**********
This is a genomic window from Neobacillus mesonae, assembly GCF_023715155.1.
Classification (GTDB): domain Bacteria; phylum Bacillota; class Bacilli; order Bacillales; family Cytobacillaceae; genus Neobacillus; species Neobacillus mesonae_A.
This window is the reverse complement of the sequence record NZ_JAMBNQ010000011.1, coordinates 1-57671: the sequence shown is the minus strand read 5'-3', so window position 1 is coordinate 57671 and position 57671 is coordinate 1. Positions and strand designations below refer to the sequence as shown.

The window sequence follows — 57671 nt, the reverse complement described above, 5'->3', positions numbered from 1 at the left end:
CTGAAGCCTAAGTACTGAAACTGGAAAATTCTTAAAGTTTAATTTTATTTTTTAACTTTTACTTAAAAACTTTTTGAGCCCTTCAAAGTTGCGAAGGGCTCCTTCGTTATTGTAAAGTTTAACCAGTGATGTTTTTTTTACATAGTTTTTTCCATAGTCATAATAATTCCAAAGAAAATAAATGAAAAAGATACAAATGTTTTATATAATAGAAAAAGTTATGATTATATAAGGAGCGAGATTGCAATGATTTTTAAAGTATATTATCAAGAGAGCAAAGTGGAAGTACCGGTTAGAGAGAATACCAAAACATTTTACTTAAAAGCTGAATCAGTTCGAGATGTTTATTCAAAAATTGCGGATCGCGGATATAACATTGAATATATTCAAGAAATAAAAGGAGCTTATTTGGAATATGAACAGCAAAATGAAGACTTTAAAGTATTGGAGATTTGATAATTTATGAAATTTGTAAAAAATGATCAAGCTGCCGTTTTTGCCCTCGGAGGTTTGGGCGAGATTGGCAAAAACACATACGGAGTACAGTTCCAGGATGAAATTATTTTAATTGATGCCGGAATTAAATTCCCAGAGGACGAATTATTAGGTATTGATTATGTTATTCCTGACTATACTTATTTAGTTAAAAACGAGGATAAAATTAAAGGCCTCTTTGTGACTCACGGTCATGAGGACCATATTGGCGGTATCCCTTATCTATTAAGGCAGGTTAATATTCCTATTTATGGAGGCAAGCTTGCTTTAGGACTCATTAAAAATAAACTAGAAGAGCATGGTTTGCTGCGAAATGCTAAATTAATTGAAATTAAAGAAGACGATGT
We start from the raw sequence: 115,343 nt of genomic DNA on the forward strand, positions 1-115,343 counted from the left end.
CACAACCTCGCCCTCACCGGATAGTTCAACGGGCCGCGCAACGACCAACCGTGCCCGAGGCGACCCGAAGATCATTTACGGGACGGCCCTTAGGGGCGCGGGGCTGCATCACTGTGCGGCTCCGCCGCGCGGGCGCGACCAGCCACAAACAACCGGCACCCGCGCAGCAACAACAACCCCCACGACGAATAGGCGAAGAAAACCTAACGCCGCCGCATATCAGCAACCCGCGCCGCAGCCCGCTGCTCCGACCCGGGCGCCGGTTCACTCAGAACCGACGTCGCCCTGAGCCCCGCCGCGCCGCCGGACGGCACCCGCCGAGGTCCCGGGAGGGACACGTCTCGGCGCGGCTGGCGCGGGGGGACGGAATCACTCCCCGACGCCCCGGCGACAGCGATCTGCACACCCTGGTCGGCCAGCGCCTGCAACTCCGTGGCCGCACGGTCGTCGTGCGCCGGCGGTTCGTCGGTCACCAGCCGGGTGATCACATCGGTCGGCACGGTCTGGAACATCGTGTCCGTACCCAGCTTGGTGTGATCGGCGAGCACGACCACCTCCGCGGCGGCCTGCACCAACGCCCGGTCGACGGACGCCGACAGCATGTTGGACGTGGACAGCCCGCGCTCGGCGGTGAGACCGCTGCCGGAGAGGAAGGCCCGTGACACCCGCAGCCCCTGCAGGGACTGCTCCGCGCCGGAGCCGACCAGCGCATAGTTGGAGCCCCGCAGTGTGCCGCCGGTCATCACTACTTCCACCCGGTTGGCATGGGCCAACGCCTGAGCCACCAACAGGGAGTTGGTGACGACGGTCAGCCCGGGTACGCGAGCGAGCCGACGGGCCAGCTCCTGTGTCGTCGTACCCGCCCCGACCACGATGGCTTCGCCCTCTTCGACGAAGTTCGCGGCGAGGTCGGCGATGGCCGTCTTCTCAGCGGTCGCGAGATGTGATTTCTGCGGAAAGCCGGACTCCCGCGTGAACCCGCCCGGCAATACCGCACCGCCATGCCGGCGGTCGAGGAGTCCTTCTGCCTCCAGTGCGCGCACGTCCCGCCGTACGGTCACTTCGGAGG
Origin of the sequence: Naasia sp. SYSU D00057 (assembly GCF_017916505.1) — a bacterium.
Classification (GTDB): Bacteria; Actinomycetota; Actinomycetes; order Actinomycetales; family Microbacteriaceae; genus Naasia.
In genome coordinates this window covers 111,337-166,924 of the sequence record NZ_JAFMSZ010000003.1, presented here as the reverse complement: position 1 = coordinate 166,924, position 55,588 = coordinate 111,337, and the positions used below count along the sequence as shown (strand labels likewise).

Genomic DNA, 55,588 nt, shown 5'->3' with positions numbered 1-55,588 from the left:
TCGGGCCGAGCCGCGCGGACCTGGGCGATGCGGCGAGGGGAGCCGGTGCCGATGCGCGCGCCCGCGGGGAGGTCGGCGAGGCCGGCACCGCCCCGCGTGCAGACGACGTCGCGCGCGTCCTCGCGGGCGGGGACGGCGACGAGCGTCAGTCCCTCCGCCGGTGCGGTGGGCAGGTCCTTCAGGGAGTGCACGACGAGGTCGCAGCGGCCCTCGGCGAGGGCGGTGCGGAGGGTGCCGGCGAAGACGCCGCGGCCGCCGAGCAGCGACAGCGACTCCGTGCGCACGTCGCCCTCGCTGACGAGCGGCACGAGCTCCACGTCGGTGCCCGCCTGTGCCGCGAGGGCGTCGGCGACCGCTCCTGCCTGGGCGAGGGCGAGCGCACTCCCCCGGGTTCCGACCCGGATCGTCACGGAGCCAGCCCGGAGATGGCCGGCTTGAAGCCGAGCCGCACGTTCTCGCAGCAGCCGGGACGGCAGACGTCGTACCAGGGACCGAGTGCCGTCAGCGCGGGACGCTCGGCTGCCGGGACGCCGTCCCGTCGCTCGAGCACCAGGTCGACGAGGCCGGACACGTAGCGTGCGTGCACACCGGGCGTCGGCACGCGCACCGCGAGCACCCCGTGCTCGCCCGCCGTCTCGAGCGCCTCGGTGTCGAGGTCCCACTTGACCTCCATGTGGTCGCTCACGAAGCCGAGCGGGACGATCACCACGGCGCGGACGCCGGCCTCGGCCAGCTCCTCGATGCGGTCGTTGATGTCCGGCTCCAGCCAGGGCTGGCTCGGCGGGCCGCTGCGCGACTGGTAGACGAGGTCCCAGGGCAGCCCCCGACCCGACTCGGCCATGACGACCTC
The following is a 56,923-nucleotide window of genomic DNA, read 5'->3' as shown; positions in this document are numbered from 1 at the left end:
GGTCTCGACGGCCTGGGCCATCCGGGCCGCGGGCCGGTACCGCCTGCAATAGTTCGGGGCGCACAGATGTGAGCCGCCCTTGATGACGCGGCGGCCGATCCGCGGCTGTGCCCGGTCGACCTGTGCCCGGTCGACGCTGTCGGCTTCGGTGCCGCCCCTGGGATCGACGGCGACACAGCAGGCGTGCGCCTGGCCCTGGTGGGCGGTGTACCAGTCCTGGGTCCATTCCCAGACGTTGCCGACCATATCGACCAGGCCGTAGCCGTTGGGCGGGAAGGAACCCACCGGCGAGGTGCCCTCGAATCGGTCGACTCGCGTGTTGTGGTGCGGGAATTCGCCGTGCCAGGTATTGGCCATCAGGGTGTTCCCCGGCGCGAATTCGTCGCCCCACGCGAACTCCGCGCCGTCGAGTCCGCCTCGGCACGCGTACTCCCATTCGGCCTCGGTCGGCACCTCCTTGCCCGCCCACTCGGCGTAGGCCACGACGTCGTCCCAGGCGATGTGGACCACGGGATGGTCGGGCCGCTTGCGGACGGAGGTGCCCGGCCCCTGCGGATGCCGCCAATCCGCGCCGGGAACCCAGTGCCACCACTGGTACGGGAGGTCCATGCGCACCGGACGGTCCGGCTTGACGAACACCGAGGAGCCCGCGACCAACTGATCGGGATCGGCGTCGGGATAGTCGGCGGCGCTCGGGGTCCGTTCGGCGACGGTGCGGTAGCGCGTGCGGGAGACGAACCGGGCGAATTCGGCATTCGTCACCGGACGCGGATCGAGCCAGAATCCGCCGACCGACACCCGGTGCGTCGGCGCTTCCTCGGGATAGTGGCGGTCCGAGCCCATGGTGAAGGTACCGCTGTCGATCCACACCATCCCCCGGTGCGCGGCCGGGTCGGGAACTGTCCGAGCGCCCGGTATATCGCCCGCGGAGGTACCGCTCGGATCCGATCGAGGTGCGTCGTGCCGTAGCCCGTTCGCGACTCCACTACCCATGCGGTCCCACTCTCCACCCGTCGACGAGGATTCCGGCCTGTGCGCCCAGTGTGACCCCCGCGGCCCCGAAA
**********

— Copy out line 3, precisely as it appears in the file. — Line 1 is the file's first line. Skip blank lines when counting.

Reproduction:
This window is the reverse complement of the sequence record NZ_JAMBNQ010000011.1, coordinates 1-57671: the sequence shown is the minus strand read 5'-3', so window position 1 is coordinate 57671 and position 57671 is coordinate 1. Positions and strand designations below refer to the sequence as shown.